Saturday, September 04, 2004

I'm Looking For My Wife's Navel

Interesting reviews of Billy Wilder's Kiss Me Stupid, which I watched again last night, can be found here and here. One thing I haven't seen mentioned is that Wilder and his co-writer Izzy Diamond intended Kiss Me Stupid as a tribute to Restoration comedies, those lewd, sex-crazed plays like The Country Wife where trying to hide your wife from the local Rake (tm) just leads to disaster. Kiss Me Stupid transplants that formula to early-'60s America: the Rake becomes a famously lecherous singer, Dino (Dean Martin, playing himself), and we have a man who lives outside the big city (Ray Walston, not very good in a part that was supposed to be for Peter Sellers), trying to hide his unworldly young wife (Felicia Farr) from the advances of his rakish guest. It's basically Wilder's The Country Wife, and the fury it caused was not so much because of the sexual content (which, as many commentators have pointed out, is pretty mild) as its portrayal of adultery as something that can actually improve people's lives -- something that hadn't often been seen in American movies, and hasn't been seen much since then.

The failure of the movie at the box-office can be blamed partly on the lack of Sellers -- Ray Walston's character has to carry a lot of scenes on his own, and he's just not a strong enough screen personality to do that -- and partly on the fact that, as others have pointed out, there's hardly a likable character in the picture except Kim Novak's character (another one of Wilder's many sad/bitter takeoffs on Marilyn Monroe). Another problem is that despite its pushing of the sexual-innuendo envelope, the film is oddly behind the times: as J. Hoberman points out, it is "firmly rooted in the smug ring-a-ding-ding of the Kennedy era." Wilder obviously intended the film as a satire of the way the debased, vulgar popular culture of the early '60s is debasing and vulgarizing American culture in general: because of the trickle-down influence of sleazy big-city cultural icons like Dino, small-town America has become a cesspool where marriage is indistinguishable from prostitution, and where people literally become pimps and whores in the hope of making it big in show business and getting out of small-town America. (Another, even nastier interpretation of the film is that it has nothing to do with influence: small-town America is just naturally as bad and as crass as big-city culture, and Climax, Nevada is not aping Vegas; it's just a smaller version of the same thing.) The theme of the movie is sort of summed up at the beginning, where Dino does his act -- his real-life act -- in Vegas: Wilder keeps cutting to four waiters. Three of them are laughing hysterically at all the drunk and sex jokes; one of the waiters, a little older than the others, and bald-headed, doesn't find any of this funny, and the others look at him as if to wonder what's wrong with him. The old waiter is Wilder's generation; the other waiters are '60s America: they're part of the sleazy world of Dino's culture.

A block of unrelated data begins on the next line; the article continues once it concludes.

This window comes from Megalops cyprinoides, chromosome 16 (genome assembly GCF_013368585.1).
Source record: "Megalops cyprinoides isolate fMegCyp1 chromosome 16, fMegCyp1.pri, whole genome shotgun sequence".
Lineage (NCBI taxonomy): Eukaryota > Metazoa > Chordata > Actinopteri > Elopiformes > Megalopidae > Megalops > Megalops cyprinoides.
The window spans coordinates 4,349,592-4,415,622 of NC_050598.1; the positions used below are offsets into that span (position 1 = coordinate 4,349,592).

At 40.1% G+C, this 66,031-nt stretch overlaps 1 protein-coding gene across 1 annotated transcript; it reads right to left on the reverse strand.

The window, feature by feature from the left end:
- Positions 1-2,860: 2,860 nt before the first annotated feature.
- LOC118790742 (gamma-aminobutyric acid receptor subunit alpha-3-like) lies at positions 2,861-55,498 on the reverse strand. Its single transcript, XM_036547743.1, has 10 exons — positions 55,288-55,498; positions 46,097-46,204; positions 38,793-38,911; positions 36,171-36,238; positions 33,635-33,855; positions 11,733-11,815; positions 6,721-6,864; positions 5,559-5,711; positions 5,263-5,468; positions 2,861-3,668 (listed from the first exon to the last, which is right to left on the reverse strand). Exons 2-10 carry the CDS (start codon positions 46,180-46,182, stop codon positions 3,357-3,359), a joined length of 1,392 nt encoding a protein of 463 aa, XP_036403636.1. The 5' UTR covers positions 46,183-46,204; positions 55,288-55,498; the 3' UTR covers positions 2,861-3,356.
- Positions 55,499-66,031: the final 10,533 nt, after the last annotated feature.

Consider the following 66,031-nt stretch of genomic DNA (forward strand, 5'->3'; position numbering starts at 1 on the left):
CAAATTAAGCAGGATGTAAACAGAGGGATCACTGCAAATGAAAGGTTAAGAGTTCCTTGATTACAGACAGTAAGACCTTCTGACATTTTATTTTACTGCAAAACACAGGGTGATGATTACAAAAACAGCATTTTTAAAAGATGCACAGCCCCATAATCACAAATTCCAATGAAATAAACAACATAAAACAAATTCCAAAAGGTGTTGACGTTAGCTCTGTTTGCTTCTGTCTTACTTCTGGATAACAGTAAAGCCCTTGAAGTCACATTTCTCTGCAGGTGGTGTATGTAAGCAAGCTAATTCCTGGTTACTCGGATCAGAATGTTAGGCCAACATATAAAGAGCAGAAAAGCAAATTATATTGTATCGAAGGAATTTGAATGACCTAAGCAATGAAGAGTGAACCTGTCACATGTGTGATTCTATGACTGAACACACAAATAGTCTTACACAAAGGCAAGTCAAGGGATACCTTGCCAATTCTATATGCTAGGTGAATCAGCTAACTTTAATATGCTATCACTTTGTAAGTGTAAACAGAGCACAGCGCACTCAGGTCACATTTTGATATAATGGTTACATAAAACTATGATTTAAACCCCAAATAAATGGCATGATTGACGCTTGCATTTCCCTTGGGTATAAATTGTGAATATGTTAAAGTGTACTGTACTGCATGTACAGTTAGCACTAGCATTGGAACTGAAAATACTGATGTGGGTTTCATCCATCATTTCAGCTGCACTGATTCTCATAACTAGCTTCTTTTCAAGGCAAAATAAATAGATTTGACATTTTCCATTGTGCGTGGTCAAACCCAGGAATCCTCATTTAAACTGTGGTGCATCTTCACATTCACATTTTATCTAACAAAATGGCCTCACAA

But for this theme to really work, Dino has to be representative of the prevailing currents in popular culture -- and when Wilder got the idea for this movie, he probably was. But the movie came out in 1964, when pop culture was changing rapidly, when Rat-Pack-ism already seemed quaint, and when a major plot point was already an anachronism: Ray Walston's character is an aspiring professional songwriter, trying to sell his bad songs (Ira Gershwin fitting deliberately banal new lyrics to trunk tunes by George Gershwin) to Dino; by 1964, the market for professional songwriting, and particularly for the kind of songs Orville is trying to sell, was going away or perhaps even gone altogether. So what was supposed to be a cutting-edge satire on the corrupting influence of modern popular culture became, instead, an attack on the "older generation's" popular culture, a culture that already seemed to be on the way out. Sleazy Vegas entertainers in 1962 or even 1963 would have been an important target for satire; by 1964 they already seemed like too easy a target. Even if Dean Martin's "Everybody Loves Somebody" did beat the Beatles that year.

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